The Government said the bill was needed to avoid any legal hiccups as the country moved into different future alert levels. It would effectively allow the Health Minister to issue an order that would make alert level rules legally enforceable.
That might include, for example, the ability for police or "enforcement officers" to close certain premises or roads, ban certain types of travel or congregations, or require people to be physically distant or to stay at home in their bubbles if necessary.
It also would allow warrantless searches of private property if there was a reasonable belief that the alert level rules were being broken.
But Bridges criticised the level 2 rules, saying people should be allowed to gather in groups of up to 100.
He said it didn't make sense to allow 30 professional rugby players to tackle each other or up to 100 people to be in a mall or a cinema under level 2, but to limit gatherings at a funeral to 10 people.
"This outcome is not kind. In fact it's inhumane," he said at the bill's first reading.
Places of worship should also be opened up, he said, because physical distancing can be observed and contact-tracing made easy for those in a church, mosque or temple.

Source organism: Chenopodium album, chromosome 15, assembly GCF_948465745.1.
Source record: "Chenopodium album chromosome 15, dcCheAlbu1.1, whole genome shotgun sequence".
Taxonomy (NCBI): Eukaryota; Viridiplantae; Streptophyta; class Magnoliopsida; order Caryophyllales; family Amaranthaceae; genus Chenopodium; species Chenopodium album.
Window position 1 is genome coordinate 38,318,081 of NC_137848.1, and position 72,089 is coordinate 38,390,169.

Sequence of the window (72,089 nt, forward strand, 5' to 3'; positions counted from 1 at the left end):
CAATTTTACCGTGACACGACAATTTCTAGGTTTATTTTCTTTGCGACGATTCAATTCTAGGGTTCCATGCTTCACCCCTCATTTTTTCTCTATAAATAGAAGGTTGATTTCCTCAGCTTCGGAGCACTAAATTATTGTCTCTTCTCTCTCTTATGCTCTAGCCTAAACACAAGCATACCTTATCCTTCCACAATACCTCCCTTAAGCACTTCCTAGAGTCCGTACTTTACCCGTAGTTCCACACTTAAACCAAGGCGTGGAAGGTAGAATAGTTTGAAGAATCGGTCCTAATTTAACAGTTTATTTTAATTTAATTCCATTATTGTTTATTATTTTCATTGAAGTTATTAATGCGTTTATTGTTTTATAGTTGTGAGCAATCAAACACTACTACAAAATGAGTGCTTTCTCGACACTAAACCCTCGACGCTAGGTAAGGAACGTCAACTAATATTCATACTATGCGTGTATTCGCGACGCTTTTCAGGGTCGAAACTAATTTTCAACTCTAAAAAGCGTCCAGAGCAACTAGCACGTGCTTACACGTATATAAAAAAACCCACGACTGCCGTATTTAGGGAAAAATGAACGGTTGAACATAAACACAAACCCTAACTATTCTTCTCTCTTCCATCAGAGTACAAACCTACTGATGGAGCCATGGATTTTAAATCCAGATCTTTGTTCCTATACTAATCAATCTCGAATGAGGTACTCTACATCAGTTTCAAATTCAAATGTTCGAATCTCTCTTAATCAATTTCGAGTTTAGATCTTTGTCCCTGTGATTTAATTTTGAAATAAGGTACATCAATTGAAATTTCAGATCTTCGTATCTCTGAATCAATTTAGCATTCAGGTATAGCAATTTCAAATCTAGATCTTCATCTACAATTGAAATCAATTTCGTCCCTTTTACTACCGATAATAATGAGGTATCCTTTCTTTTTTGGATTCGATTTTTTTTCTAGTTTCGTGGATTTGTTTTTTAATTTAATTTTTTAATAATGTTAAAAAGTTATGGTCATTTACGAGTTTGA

Health Minister David Clark said he would take advice from the director general of health, and consult with the Justice Minister and the Prime Minister, as well as other ministers as appropriate, before issuing an order.
He also has to consider social and economic factors.
Attorney-General David Parker said the bill had bypassed select committee scrutiny because of the extraordinary circumstances of Covid-19, but a draft of the bill had been made available to the Opposition and to legal experts.
Earlier Ardern conceded that the decision to put a 10-person limit on gatherings, especially for a funeral or tangi, was "causing pain".
"The idea we would force people to not be able to comfort each other is very hard to comprehend.
"This has been very hard ... ultimately we want to protect people."
She said large gatherings had already led to clusters of infection in New Zealand, but that risk was greater at a funeral because of how people physically consoled each other.
Funerals overseas had also led to further outbreaks. One February funeral in a city in Georgia, US, is thought to have drawn more than 100 mourners and subsequently led to hundreds of Covid-19 cases.
Yesterday the devastating impacts of Covid-19 on the tourism and hospitality sectors was laid bare as operators appeared before the Epidemic Response Committee.
A survey by Tourism Industry Aotearoa revealed that 93 per cent of all tourism operators have taken up the wage subsidy scheme, while Sudima Hotels had cut staff by 80 per cent.
Ardern said later that there would be additional support announced tomorrow in the Budget, and containing the virus was the best way to get the domestic tourism sector back up on its feet as soon as possible.
In a pre-Budget announcement, the Government also pledged $3.92 billion to DHBs to ensure they were prepared for a future Covid-like crisis, while a further $282.5 million would clear the Covid backlog.
There are an estimated 153,000 more surgeries and procedures, radiology scans and specialist appointments needed to catch up from the Covid-19 disruption, which will likely take years to clear.